Reuters reports on CEI's Center for Class Action Fariness's hearing in their objection to the Subway "footlong" settlement.
A federal appeals court on Thursday cast doubt on the legitimacy of a settlement resolving claims that Subway tricked customers by selling "Footlong" subs that were less than a foot long.
A three-judge panel of the 7th U.S. Circuit Court of Appeals in Chicago heard arguments on a challenge by prominent class-action critic Ted Frank, who said the settlement gave too much money to lawyers and no relief to customers who felt shorted.
Lawyers for the plaintiffs were awarded $520,000, and $5,000 of "incentive awards" were awarded to 10 plaintiffs.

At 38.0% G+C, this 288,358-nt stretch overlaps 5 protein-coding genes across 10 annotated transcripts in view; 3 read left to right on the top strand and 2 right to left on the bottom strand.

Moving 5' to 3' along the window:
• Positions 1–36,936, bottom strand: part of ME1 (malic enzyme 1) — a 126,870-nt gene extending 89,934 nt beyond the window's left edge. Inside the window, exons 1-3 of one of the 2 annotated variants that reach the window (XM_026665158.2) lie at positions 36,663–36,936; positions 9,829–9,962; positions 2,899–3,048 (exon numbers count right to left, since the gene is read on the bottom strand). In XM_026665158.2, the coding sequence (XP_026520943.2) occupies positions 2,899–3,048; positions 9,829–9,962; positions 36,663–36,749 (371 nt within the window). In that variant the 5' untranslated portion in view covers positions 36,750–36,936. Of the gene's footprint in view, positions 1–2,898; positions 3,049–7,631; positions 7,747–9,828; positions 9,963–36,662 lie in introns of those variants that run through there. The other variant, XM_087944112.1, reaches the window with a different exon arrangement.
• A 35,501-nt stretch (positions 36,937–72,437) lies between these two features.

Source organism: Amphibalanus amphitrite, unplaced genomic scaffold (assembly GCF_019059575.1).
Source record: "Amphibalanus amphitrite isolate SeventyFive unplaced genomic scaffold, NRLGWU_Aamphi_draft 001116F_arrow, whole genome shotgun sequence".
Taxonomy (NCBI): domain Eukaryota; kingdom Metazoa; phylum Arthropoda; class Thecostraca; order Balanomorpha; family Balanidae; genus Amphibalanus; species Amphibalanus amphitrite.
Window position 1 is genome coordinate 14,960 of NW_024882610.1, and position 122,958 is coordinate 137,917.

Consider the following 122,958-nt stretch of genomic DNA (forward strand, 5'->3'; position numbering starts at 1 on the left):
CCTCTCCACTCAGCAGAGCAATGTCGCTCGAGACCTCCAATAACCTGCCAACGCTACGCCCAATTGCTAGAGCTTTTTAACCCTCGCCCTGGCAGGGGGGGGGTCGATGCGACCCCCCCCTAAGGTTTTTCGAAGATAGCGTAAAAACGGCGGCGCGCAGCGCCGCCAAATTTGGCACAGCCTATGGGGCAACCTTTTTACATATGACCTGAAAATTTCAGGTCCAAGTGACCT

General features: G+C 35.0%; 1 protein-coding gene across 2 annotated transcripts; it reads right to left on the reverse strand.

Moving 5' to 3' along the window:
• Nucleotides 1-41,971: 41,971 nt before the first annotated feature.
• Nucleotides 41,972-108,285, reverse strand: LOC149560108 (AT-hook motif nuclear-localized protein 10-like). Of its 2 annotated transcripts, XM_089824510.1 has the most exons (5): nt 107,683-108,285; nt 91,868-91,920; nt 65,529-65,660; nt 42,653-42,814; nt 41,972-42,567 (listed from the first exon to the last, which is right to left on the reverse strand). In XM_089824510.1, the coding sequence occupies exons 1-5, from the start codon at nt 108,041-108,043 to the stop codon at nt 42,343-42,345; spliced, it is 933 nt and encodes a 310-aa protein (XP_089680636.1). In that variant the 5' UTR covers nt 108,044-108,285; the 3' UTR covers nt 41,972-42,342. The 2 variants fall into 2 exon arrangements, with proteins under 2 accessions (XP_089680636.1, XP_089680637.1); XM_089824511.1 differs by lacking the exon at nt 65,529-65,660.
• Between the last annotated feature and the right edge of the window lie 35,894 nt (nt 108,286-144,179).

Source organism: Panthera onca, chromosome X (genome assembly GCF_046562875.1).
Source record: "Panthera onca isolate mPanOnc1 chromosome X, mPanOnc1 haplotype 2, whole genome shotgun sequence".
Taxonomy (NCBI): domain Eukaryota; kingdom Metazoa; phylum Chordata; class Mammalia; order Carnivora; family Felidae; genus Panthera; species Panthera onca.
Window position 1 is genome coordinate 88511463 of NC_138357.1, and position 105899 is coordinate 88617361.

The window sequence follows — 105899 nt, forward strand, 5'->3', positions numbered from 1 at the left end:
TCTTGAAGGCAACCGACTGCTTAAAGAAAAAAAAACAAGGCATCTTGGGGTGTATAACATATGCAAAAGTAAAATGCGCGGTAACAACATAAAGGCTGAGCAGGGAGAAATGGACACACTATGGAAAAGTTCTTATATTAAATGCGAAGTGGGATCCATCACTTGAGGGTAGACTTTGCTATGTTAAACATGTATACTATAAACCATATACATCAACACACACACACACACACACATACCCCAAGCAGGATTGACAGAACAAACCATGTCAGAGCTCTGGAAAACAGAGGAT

But Frank said the accord merely codified practices that Subway, operated by Doctor's Associates Inc, adopted in January 2013.
He said the settlement's "principal effect" was to "force the defendant to give money to lawyers, with nothing going to the class at all."
The plaintiffs' lawyers accused Frank of arguing that they should not be paid simply because there was no monetary relief.
Circuit Judge Diane Sykes, however, questioned the settlement itself, saying "very few" sandwiches fell short of 12 inches, customers could always ask for more food, and customers who already ate "short" sandwiches would get no benefit.
"There is just no argument for a consumer fraud action here," she said. "Any claim that the shape of the bread is material would be rejected as a matter of law as frivolous."
Read the full article at Reuters.